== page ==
Although we find no great novelty of character or sentiment in this play ; yet we could not but be pleased with it in the perusal, as the town in general were at its frequent representations ; on account of the easy politeness of the language, and the moral purport of the whole. There is an attempt at humour in the characters of the Virtuoso and the Learned Lady; but these have been so much hacknied upon the stage, that it was not easy for any thing less than a first-rate genius to succeed in them : and a first-rate genius would rather have aimed at something more original.

Art. 31. The Ladies Friend, from the French of Mr. de Gravines.

12mb. 25. Nicoll, &c. Several writers of considerable eminence, both French and English, have obliged the world with preceptive treatises on female education, and for regulating the conduct of the fair sex in the more advanced stages of life ; e. g. the Archb. of Cambray, Monf. de la Chetardie, the Marq. of Halifax, Mr. Wettenhall Wilkes; and some others. To this lift we must now add the name of Monsieur de Gravines; who, though he has advanced very little that is not to be met with in the preceding authors on the fame subject, has, nevertheless, offered many things to

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the confideration of the ladies, of which there is no fear of their being too often reminded. Part of what he has said on their inordinate passion for cards, may serve as a specimen :

• Some diversion is necessary, fay our pretty gamesters. Most certainly ; but might not a more noble diversion be struck out, than the contesting for money, and fomenting that selfishness which is already bas too predominant besides, can a stated daily fitting, of four or five hours, that is, of above one third of life, without any other conversation than what arises from red and black spots printed on paper, be called an amusement ?

• This childish way of killing time, brought into fuch vogue by the ladies, far from being a relaxation, is a serious business, impairing their health. In the fineit part of the year, and even when in the country, regardless of all the natural pleasures which surround them, they eagerly fit down, shuffling and dealing cards around till midnight, amidit a tumult of fluctuating pallions; a phrenfy which, fixing them perpetually in a chair, brings on them all the evils consequent to the want of exercise.

In vindication of this fashionable idleness, they plead weakness of conftitution ; though it is this very idleness which weakens their constitutions, and gradually destroys the spring and force of the human system. Women, to be sure, are not made to struggle with the same fatigues as men; yet has nature added to their beauty a degree of strength which forms a part of it, and has proportioned their vigour to what it requires from them. The alacrity with which they give themselves up for whole days to violent exercises, such as dancing, is certainly no indication of their being created to pass their lives in a state of Nothfulness.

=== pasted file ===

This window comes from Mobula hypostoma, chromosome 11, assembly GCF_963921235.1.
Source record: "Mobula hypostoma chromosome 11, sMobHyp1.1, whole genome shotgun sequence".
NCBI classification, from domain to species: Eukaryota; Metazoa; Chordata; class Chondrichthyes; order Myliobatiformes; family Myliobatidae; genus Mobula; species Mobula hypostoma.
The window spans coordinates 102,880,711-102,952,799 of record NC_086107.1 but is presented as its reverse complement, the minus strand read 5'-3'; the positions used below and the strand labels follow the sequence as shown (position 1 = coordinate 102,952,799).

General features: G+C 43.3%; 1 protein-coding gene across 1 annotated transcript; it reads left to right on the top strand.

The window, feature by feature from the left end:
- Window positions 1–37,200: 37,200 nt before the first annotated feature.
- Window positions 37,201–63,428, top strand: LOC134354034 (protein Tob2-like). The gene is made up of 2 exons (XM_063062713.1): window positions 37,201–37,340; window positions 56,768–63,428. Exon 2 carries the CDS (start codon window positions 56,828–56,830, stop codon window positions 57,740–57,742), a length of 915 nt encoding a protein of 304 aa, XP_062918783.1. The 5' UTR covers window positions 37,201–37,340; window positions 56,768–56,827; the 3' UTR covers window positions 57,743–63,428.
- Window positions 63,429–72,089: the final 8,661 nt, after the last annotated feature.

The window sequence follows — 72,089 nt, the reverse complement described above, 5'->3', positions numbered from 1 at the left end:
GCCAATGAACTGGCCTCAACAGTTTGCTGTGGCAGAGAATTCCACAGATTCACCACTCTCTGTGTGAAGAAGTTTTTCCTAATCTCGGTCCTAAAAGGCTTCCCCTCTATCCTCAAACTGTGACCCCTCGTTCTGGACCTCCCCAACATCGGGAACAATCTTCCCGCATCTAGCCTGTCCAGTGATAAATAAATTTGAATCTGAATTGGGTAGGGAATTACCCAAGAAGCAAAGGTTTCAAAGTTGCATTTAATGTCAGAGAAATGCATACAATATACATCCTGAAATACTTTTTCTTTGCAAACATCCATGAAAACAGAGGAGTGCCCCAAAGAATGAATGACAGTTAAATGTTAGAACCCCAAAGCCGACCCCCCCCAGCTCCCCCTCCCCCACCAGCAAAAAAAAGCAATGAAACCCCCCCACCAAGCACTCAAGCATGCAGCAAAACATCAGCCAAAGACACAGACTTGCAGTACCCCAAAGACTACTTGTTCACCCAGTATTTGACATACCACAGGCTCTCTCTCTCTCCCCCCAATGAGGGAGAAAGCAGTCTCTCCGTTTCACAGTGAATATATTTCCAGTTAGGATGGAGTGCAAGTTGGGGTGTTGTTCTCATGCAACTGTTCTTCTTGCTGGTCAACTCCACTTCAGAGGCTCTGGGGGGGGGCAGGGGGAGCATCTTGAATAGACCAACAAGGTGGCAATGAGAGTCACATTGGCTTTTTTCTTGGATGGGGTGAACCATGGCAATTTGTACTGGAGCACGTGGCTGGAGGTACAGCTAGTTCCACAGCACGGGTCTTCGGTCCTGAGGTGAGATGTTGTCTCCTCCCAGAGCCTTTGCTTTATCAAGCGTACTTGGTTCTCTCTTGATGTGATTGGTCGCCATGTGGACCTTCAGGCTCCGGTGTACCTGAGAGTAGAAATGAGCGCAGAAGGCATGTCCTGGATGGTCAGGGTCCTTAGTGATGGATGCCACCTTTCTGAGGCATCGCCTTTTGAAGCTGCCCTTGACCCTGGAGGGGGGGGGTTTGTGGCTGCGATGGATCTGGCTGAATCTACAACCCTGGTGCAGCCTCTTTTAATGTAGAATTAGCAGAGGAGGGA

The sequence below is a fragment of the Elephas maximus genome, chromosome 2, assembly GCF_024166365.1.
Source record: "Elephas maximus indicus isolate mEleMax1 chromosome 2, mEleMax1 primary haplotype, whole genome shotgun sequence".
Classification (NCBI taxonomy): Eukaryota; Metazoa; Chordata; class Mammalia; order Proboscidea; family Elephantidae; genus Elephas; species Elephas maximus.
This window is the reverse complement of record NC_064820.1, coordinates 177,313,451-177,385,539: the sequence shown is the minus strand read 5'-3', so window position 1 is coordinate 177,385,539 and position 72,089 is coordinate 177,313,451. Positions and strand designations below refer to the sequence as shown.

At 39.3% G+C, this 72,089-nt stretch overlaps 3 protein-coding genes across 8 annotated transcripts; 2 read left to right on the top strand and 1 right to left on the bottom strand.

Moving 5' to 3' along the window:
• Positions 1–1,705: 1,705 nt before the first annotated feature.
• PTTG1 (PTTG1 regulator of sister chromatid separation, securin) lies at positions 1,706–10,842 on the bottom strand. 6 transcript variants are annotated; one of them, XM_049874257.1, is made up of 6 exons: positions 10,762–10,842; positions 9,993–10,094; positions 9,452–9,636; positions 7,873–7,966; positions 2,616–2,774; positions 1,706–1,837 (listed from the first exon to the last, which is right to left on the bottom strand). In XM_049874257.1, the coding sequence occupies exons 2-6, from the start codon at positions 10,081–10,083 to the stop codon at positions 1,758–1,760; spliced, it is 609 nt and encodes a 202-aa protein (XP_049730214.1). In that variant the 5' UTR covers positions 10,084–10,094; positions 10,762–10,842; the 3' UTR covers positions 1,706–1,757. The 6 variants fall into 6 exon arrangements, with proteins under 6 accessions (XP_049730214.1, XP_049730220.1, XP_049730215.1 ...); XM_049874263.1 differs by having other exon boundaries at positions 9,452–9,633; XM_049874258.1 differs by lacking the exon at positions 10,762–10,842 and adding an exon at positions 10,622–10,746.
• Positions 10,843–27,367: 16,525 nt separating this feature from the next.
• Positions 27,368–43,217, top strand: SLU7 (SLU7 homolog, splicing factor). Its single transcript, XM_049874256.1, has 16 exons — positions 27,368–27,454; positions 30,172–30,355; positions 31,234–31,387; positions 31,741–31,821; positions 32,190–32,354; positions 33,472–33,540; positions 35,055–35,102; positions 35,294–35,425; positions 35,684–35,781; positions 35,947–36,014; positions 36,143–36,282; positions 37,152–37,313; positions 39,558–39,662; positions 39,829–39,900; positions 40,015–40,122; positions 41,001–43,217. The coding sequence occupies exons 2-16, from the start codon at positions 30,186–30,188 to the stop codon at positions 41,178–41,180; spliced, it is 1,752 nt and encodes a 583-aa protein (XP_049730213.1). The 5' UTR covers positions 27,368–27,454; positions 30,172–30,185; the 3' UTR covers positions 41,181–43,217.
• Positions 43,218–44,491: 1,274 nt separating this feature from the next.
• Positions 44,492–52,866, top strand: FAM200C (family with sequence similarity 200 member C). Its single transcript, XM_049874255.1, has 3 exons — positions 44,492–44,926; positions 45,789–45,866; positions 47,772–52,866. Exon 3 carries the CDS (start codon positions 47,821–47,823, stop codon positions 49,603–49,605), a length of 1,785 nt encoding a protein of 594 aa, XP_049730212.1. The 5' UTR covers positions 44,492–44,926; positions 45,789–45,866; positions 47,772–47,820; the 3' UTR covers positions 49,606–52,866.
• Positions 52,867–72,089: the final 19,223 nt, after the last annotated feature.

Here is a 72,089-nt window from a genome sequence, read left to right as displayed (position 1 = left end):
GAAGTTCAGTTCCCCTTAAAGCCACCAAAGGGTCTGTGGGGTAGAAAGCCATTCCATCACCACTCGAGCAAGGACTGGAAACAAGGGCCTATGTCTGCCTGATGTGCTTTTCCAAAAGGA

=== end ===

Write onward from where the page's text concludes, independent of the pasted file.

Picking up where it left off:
• It is somewhat difficult to reconcile the prodigious activity of women at the call of pleasure, or the impulse of paflions, with that indolent life to which many confine themselves. Sometimes they seem all fire; at others they scarce breathe. These are extremes common to the whole sex, and not seldom seen to follow each other closely in the same person.'

The principal topics on which this writer treats, beside the abovementioned destructive amusement, are ranged under the following heads: Of the state of women in society; of the studies fit for women; of women's occupations; their diversions ; the luxury of women ; [this he very jaftly confiders as one of the greatest discouragements of matrimony,- not less in England than in France] women's dress; temper and difpofition of women ; love and gallantry; marriage ; education of children ; and of the virtues of women.-The Author does not write like a splenetic facitis, . or a rigid moraliser, insensible to the charms of the softer sex. On the contrary, he professes the highest admiration of their beauties, both of body and mind; and expresses himself with that politenefs and complacency which is ever due from the lords of the crea, tion to the loveliest part of it.


Art. 32. Journals of Major Robert Rogers; containing an Account of

the several Excursions he made, under the Generals who commanded on the Continent of America, during the late War. From which may be collected the most material Circumstances of every Campaign

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on that Continent, from the Commencement to the Conclusion of the War. 8vo. 45. Millan.

This is but the first part of the journals of this noted American parti. zan, It commences in 1755, and terminates with the year 1760. The second part, which is to be printed by subscription of one guinea, will contain the Aothor's travels among the Cherokees and the southern In dians; his second tour into the interior country, upon the great lakes ; and the Indian wars in America, since 1960: together with correct plans of all the British forts upon the continent.